Manchester City manager Pep Guardiola has lauded Ange Postecoglou’s ground-breaking arrival in the Premier League with Tottenham Hotspur.
Postecoglou was announced as Spurs manager on a four-year deal on Tuesday and will take the reins on July 1, becoming the first Australian to lead a team in the top flight of English men’s football.
Legendary manager Guardiola and Postecoglou crossed paths in July 2019 when the Melburnian was leading J1 League club Yokohama F. Marinos.
– Stream on ESPN+: LaLiga, Bundesliga, more (U.S.)
City and Marinos played a friendly, which the English powerhouse won 3-1, but the Japanese club had 58% of possession.
“Another exceptional manager is coming,” Guardiola told reporters ahead of City’s Champions League final against Internazionale, where the English club will hope to seal the treble.
“I was lucky to meet him in Tokyo years ago when he was manager at Yokohama, one of our clubs in the City Football Group, and it was an interesting chat.
“I have a good relationship with the owner of Celtic. He did an incredible job [at Celtic] and he will do an incredible job for Spurs.
“Hopefully, we can score one goal away.”
Guardiola’s late quip referred to City’s inability to win games at London Stadium in recent years, especially against a Tottenham side that has played defensive football.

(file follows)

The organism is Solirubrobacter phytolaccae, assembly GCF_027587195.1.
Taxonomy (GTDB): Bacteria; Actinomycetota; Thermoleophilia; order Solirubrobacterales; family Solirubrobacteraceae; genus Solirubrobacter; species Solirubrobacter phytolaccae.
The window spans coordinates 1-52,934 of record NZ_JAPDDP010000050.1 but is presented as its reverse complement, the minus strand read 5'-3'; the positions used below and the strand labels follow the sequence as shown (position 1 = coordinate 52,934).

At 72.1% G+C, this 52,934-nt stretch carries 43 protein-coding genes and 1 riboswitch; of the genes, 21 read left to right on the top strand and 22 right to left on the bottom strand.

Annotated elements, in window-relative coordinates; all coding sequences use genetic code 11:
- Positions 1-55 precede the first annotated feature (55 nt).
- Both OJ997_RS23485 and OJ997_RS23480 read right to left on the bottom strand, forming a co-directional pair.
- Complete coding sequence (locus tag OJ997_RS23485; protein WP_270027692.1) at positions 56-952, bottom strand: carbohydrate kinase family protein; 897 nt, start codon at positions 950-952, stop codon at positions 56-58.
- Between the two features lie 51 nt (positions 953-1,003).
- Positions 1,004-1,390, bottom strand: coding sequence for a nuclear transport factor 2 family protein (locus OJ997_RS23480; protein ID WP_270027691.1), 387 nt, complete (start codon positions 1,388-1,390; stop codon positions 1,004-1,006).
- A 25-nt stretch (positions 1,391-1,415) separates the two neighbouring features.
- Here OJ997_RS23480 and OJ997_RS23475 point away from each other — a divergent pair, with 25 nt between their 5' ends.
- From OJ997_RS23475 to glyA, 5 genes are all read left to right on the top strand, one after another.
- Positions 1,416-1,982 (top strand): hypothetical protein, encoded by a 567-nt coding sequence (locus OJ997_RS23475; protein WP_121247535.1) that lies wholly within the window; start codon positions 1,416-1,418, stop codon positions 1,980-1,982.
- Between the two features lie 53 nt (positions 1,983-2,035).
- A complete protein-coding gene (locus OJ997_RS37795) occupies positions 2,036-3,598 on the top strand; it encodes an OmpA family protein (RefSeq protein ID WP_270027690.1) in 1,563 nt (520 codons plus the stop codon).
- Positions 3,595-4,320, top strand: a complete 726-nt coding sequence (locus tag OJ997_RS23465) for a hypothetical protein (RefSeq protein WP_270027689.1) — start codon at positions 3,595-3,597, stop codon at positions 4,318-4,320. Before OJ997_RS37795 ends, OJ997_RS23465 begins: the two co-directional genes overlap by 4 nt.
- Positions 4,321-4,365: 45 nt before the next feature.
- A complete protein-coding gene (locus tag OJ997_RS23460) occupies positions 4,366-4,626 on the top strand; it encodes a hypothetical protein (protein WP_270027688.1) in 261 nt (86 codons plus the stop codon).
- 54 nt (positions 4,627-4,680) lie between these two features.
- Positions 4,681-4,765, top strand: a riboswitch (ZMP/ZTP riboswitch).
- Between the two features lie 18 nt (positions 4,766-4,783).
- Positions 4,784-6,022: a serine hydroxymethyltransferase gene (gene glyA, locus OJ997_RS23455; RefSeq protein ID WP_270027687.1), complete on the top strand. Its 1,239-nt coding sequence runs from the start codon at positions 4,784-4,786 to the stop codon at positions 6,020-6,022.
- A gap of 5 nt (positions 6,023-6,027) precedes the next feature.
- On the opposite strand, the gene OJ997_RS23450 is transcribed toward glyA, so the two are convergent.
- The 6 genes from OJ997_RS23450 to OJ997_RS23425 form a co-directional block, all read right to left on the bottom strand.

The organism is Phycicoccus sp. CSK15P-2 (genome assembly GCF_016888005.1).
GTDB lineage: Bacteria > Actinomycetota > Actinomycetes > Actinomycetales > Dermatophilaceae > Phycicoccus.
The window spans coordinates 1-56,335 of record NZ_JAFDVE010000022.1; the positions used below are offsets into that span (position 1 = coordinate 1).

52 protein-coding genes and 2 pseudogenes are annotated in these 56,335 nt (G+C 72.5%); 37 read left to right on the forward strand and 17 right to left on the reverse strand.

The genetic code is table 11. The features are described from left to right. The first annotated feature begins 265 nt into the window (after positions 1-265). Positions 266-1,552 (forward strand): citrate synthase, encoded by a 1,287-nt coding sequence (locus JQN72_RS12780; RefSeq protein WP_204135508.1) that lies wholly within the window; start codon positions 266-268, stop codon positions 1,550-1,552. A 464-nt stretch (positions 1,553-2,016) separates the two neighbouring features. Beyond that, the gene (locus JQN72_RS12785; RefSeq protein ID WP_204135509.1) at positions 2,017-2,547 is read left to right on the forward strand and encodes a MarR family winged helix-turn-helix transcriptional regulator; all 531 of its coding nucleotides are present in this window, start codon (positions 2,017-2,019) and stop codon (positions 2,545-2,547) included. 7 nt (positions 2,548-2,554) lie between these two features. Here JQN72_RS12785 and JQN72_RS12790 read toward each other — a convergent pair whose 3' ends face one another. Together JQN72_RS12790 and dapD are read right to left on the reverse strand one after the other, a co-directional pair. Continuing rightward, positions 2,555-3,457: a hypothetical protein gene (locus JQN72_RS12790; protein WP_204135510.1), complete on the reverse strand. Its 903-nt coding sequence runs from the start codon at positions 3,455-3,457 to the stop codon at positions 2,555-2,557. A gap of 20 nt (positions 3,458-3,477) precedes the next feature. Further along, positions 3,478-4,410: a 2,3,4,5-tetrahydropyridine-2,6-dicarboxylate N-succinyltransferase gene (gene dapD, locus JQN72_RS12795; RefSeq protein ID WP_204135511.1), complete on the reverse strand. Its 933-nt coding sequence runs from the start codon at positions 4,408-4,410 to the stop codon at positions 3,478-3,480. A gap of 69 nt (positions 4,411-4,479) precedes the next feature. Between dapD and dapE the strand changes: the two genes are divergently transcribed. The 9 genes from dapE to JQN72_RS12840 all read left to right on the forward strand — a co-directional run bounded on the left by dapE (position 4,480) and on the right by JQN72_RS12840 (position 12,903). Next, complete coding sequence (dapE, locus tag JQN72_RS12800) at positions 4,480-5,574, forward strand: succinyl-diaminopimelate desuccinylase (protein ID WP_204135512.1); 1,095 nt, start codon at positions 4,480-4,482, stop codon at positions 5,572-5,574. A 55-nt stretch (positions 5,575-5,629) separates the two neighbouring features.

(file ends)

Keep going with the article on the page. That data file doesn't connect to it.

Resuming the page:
Based on that 2019 friendly, Postecoglou, who is relentlessly attacking-minded and focused on possession, isn’t going to take that approach.
“People will say it was a friendly game, in preseason, they didn’t take it too seriously but I would hazard to guess how many times a team coached by Pep has been out-possessed,” Postecoglou told Optus Sport after that 2019 friendly.
“I hear people say possession doesn’t mean anything. I think it does, particularly when it is possession in meaningful areas, not just at the back, and creating problems.
“But it takes a bit of courage and conviction to take on a team like City or coached by someone like Pep — because there is the fear that if it goes really badly you can be very exposed.”
Postecoglou believed that level of fear stopped teams from challenging City and played into their hands but wanted his side to test themselves and the Premier League giants.
“From both sides of the game they walked away knowing, of course it was a friendly, but understanding that even the very best can be tested if you believe in something,” he said.
“The teams I coach believe that if you play this way, you don’t adjust it and you don’t have any fear or hesitation because of the opposition.”